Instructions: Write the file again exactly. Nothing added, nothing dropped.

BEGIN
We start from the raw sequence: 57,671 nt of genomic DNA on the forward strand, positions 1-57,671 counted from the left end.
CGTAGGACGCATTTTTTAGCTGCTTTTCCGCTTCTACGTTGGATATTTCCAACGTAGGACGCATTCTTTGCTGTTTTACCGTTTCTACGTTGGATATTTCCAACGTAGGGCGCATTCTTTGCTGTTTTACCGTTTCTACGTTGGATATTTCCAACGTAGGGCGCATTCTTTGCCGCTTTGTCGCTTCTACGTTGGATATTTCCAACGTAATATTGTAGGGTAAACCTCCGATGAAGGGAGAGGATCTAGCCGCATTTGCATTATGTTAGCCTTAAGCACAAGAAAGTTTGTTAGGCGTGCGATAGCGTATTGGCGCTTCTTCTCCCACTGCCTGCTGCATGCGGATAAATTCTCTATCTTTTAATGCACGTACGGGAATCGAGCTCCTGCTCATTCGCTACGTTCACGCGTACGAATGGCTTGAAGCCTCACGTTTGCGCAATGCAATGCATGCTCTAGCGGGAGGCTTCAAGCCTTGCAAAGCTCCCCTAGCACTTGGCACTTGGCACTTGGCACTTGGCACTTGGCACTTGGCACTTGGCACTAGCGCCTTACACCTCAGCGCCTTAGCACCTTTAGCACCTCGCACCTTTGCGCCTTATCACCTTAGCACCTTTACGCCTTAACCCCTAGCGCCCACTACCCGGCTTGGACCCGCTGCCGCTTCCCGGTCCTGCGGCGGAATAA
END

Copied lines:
We start from the raw sequence: 57,671 nt of genomic DNA on the forward strand, positions 1-57,671 counted from the left end.
CGTAGGACGCATTTTTTAGCTGCTTTTCCGCTTCTACGTTGGATATTTCCAACGTAGGACGCATTCTTTGCTGTTTTACCGTTTCTACGTTGGATATTTCCAACGTAGGGCGCATTCTTTGCTGTTTTACCGTTTCTACGTTGGATATTTCCAACGTAGGGCGCATTCTTTGCCGCTTTGTCGCTTCTACGTTGGATATTTCCAACGTAATATTGTAGGGTAAACCTCCGATGAAGGGAGAGGATCTAGCCGCATTTGCATTATGTTAGCCTTAAGCACAAGAAAGTTTGTTAGGCGTGCGATAGCGTATTGGCGCTTCTTCTCCCACTGCCTGCTGCATGCGGATAAATTCTCTATCTTTTAATGCACGTACGGGAATCGAGCTCCTGCTCATTCGCTACGTTCACGCGTACGAATGGCTTGAAGCCTCACGTTTGCGCAATGCAATGCATGCTCTAGCGGGAGGCTTCAAGCCTTGCAAAGCTCCCCTAGCACTTGGCACTTGGCACTTGGCACTTGGCACTTGGCACTTGGCACTTGGCACTAGCGCCTTACACCTCAGCGCCTTAGCACCTTTAGCACCTCGCACCTTTGCGCCTTATCACCTTAGCACCTTTACGCCTTAACCCCTAGCGCCCACTACCCGGCTTGGACCCGCTGCCGCTTCCCGGTCCTGCGGCGGAATAA